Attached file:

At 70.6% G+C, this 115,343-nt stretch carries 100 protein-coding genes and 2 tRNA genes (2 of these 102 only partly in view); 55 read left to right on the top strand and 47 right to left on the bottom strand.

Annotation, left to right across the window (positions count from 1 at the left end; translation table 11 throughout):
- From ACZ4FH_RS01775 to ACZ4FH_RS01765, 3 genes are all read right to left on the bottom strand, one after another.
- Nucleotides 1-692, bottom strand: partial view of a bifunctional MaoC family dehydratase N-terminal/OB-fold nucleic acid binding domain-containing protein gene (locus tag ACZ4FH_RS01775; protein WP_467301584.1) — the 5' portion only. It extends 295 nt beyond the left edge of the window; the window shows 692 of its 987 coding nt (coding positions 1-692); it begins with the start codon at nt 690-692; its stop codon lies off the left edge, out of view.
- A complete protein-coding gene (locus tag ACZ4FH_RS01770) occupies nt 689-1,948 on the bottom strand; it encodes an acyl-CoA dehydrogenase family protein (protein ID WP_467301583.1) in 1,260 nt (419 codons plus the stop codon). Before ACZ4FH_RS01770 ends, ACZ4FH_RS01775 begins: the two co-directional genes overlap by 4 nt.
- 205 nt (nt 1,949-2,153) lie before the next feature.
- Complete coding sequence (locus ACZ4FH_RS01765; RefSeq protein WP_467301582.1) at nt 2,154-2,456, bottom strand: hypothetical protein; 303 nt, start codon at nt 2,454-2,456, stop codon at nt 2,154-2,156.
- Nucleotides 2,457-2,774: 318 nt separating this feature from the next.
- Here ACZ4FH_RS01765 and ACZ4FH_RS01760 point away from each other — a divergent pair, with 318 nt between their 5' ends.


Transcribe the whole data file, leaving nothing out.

At 70.6% G+C, this 115,343-nt stretch carries 100 protein-coding genes and 2 tRNA genes (2 of these 102 only partly in view); 55 read left to right on the top strand and 47 right to left on the bottom strand.

Annotation, left to right across the window (positions count from 1 at the left end; translation table 11 throughout):
- From ACZ4FH_RS01775 to ACZ4FH_RS01765, 3 genes are all read right to left on the bottom strand, one after another.
- Nucleotides 1-692, bottom strand: partial view of a bifunctional MaoC family dehydratase N-terminal/OB-fold nucleic acid binding domain-containing protein gene (locus tag ACZ4FH_RS01775; protein WP_467301584.1) — the 5' portion only. It extends 295 nt beyond the left edge of the window; the window shows 692 of its 987 coding nt (coding positions 1-692); it begins with the start codon at nt 690-692; its stop codon lies off the left edge, out of view.
- A complete protein-coding gene (locus tag ACZ4FH_RS01770) occupies nt 689-1,948 on the bottom strand; it encodes an acyl-CoA dehydrogenase family protein (protein ID WP_467301583.1) in 1,260 nt (419 codons plus the stop codon). Before ACZ4FH_RS01770 ends, ACZ4FH_RS01775 begins: the two co-directional genes overlap by 4 nt.
- 205 nt (nt 1,949-2,153) lie before the next feature.
- Complete coding sequence (locus ACZ4FH_RS01765; RefSeq protein WP_467301582.1) at nt 2,154-2,456, bottom strand: hypothetical protein; 303 nt, start codon at nt 2,454-2,456, stop codon at nt 2,154-2,156.
- Nucleotides 2,457-2,774: 318 nt separating this feature from the next.
- Here ACZ4FH_RS01765 and ACZ4FH_RS01760 point away from each other — a divergent pair, with 318 nt between their 5' ends.